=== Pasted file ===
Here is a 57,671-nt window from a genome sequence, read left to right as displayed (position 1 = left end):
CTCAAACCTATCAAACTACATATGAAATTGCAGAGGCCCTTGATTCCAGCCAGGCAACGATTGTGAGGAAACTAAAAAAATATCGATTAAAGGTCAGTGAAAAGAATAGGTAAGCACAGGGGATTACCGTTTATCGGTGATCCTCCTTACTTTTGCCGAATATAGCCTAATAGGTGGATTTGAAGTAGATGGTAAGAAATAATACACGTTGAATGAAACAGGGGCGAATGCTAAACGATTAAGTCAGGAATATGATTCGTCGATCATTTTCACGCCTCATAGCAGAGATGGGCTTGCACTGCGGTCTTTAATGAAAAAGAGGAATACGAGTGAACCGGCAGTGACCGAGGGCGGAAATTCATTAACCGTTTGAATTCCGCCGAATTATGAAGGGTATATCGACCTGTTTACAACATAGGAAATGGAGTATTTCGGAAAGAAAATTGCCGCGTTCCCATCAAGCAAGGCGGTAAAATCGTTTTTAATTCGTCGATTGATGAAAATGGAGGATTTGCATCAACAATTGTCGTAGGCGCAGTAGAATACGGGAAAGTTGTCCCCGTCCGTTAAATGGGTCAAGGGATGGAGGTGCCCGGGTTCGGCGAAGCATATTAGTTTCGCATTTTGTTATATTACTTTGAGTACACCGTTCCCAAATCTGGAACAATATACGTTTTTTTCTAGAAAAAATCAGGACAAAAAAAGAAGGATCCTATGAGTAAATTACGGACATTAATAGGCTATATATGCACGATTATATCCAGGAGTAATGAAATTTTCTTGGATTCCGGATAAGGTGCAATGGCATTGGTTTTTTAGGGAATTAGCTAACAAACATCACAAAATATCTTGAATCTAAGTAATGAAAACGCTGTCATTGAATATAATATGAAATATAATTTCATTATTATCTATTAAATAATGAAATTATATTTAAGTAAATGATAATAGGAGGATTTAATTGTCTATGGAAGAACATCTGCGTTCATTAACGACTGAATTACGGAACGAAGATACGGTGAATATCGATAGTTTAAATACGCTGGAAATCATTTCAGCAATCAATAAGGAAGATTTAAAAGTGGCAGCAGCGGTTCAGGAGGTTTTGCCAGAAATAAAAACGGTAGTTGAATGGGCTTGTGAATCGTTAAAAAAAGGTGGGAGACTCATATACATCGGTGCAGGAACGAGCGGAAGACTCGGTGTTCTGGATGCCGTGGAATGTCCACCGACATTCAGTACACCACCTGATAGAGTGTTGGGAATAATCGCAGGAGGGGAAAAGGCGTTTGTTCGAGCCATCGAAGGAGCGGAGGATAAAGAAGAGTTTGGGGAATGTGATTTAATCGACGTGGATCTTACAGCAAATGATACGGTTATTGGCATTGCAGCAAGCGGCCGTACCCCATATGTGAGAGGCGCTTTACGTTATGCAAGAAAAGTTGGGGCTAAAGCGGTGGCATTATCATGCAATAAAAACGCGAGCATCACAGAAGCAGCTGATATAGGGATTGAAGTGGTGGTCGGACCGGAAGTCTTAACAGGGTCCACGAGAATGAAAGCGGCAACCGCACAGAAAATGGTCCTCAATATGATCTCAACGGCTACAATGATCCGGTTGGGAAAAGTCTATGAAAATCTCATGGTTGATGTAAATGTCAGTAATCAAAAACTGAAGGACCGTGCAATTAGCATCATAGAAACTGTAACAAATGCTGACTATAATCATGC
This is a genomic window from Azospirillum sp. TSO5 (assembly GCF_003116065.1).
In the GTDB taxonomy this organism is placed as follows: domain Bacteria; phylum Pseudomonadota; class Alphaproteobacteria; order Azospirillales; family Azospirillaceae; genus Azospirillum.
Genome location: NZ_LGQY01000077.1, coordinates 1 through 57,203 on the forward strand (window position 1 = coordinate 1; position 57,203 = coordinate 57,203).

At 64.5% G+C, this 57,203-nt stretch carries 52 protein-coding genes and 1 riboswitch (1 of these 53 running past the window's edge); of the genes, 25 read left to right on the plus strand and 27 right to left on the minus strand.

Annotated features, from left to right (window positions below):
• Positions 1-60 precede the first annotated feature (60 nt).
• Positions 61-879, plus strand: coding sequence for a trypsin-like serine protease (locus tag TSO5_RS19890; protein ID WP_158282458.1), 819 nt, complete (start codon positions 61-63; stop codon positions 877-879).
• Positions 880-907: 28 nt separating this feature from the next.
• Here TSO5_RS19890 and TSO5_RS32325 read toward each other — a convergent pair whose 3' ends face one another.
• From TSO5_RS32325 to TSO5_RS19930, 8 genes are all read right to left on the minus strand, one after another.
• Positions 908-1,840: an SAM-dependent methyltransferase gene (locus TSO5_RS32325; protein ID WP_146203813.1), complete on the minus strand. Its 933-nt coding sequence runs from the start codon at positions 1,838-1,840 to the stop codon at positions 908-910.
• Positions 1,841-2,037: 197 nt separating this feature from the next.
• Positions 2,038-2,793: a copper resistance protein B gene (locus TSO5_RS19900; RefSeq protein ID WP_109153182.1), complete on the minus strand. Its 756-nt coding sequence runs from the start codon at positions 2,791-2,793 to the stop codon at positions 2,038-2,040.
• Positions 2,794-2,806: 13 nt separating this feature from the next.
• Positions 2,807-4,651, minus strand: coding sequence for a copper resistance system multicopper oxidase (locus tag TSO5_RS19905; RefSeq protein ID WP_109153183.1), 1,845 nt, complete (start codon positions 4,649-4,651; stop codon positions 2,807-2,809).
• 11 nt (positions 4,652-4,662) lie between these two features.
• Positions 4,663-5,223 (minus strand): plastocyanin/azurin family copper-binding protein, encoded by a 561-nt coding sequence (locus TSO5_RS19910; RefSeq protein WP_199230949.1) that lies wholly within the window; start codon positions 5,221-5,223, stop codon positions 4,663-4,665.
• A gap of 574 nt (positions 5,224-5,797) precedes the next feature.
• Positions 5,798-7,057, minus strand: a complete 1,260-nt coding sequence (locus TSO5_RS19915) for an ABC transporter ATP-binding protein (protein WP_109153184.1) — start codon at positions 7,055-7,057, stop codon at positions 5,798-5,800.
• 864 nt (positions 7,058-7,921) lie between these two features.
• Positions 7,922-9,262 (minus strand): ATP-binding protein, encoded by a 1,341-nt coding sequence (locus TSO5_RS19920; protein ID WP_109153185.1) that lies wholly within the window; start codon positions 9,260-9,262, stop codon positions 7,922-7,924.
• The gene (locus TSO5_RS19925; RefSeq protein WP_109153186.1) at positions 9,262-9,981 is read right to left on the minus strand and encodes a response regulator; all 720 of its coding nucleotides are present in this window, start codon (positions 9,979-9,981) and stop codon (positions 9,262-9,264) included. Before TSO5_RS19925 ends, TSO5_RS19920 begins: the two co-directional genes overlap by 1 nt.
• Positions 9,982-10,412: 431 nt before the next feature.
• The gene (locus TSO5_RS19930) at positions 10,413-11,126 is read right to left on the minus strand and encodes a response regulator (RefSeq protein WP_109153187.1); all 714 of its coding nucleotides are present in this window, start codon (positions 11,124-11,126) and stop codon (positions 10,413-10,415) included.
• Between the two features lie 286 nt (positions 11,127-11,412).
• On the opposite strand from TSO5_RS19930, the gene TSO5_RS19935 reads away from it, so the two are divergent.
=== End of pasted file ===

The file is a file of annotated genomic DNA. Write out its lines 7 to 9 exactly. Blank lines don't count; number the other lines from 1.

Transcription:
Annotated features, from left to right (window positions below):
• Positions 1-60 precede the first annotated feature (60 nt).
• Positions 61-879, plus strand: coding sequence for a trypsin-like serine protease (locus tag TSO5_RS19890; protein ID WP_158282458.1), 819 nt, complete (start codon positions 61-63; stop codon positions 877-879).